Lebanon's Capharnaüm: A candidate for Best Foreign Film at the Oscars

The award-winning Lebanese director Nadine Labaki's newest movie “Capharnaüm” sheds light on the harsh actuality of the country’s marginalized groups.
by Sally Farhat

24 September 2018 | 21:53

Source: by Annahar

  • by Sally Farhat
  • Source: Annahar
  • Last update: 24 September 2018 | 21:53

The award-winning Lebanese director Nadine Labaki's newest movie “Capharnaüm” sheds light on the harsh actuality of the country’s marginalized groups.

BEIRUT: All it took her was a story, a vision, and a lens to transmit the darker reality of Beirut; a reality that hides behind the crowded shopping streets, historical settings, and vociferous nightlife of the capital.

The award-winning Lebanese director Nadine Labaki's newest movie “Capharnaüm” sheds light on the harsh actuality of the country’s marginalized groups. The new movie, which has officially debuted in Lebanese movie theaters a few days ago, has been chosen to represent Lebanon in the Oscars under the “Best Foreign Language Film” category.

The entry news was shared with Lebanese audiences, movie fans, and the world through the official social media account of “Capharnaüm” and that of Labaki.

“We are incredibly honored to represent Lebanon in this year’s Best Foreign Language Oscar race,” posted Labaki on her Instagram page. “We’re very grateful for everyone who supported the film and its message.”

The nomination will make “Capharnaüm” the second Lebanese movie to ever get selected to the Oscars after Ziad Doueiri’s movie “The Insult,” which was nominated in 2018. Nominees of 2019 are set to be released in January.

Over a period of 2 hours and 30 minutes, Labaki traces the journey of a 13-year-old boy named Zain who sues his parents for bringing him into a life of chaos and poverty. The movie’s cast was chosen to be non-professional actors but, people who have actually lived the life Labaki tries to transmit in her movie. Through the young boy’s struggles and voyage, the director set forth harsh messages echoing a reality that words might fail to describe.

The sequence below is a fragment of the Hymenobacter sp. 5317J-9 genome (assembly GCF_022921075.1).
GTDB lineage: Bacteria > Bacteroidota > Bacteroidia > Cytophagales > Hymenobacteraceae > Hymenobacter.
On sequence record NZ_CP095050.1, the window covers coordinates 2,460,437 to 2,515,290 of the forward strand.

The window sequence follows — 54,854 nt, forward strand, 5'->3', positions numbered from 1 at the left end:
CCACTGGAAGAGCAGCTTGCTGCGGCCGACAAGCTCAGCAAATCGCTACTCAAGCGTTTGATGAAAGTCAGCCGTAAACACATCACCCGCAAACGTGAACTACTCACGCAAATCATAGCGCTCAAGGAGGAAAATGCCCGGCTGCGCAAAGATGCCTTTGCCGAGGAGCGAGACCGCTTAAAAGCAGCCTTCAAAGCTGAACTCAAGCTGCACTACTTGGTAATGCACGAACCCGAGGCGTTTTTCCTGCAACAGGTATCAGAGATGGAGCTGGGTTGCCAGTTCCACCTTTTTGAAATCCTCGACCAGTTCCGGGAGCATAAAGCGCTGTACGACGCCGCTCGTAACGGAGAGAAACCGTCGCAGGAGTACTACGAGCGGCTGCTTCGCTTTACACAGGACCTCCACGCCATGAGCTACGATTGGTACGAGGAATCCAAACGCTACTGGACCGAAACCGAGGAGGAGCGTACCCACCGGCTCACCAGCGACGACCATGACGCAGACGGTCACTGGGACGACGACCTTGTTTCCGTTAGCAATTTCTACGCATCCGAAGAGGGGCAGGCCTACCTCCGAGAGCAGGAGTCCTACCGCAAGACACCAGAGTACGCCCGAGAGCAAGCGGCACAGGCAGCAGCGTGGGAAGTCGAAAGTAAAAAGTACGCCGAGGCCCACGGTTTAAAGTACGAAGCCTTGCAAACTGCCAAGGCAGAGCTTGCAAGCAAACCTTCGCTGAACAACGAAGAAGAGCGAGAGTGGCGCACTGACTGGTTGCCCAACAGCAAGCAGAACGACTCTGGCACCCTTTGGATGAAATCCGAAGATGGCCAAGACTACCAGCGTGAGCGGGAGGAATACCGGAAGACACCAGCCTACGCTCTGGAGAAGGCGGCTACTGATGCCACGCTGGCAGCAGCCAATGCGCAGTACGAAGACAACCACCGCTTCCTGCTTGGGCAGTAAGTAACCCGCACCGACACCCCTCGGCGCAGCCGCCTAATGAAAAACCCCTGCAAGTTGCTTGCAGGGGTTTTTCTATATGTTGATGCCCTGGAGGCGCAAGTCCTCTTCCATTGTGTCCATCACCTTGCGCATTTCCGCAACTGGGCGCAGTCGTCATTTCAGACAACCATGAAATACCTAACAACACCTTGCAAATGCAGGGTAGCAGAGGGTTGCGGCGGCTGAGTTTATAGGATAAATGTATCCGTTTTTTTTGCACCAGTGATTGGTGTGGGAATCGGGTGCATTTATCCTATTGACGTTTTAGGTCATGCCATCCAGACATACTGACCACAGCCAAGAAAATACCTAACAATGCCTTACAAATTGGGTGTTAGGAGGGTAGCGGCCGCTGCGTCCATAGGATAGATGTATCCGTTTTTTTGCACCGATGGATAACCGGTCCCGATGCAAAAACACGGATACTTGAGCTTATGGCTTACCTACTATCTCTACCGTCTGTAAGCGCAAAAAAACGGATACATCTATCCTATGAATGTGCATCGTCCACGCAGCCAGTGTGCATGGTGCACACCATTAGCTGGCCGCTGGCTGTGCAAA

“The movie is absolutely heartbreaking simply because of how real it is,” said Hiba Chehab, a locale who has seen the movie right after its release. “Not for a second can you tell that the characters are acting because they definitely are not.”

Beyond the echoing success of the movie in the minds of those who have seen it and those who have yet to watch it, “Capharnaüm” left a huge mark in the movie’s main actor Zain Al Rafeaa. Al Rafeaa is a young charismatic Syrian refugee that caught the attention of Labaki before casting him and then accepting him as the main actor of her movie.

“When I saw Zain, it was very obvious to me that he was going to be our hero,” reported Labaki to the UNHCR adding that his awareness of the movie’s topic and his sad reality made him perfect for the role.

The movie built the first blocks of a life-changing event for Zain and his family.

After living more than six years in Beirut dreaming about going back to school, Zain and his family have been approved to resettle in Norway with the help of UNHCR and the UN Refugee Agency. This makes them part of the less than one percent of refugees globally to be allowed to resettle in a third country according to the UNHCR.

Earlier in June 2018, “Capharnaüm” was nominated for the most prestigious award in Cannes Film Festival the “Palme d'Or” but won the as important Jury Prize award during the Cannes festival as well.

Labaki left the festival after earning the 2018 Jury Prize and meriting a 15-minutes standing ovations from all the acclaimed guests at the festival. This event made Labaki the first Arab woman to win this award, and the second ever woman to be nominated for the “Palme d'Or.”

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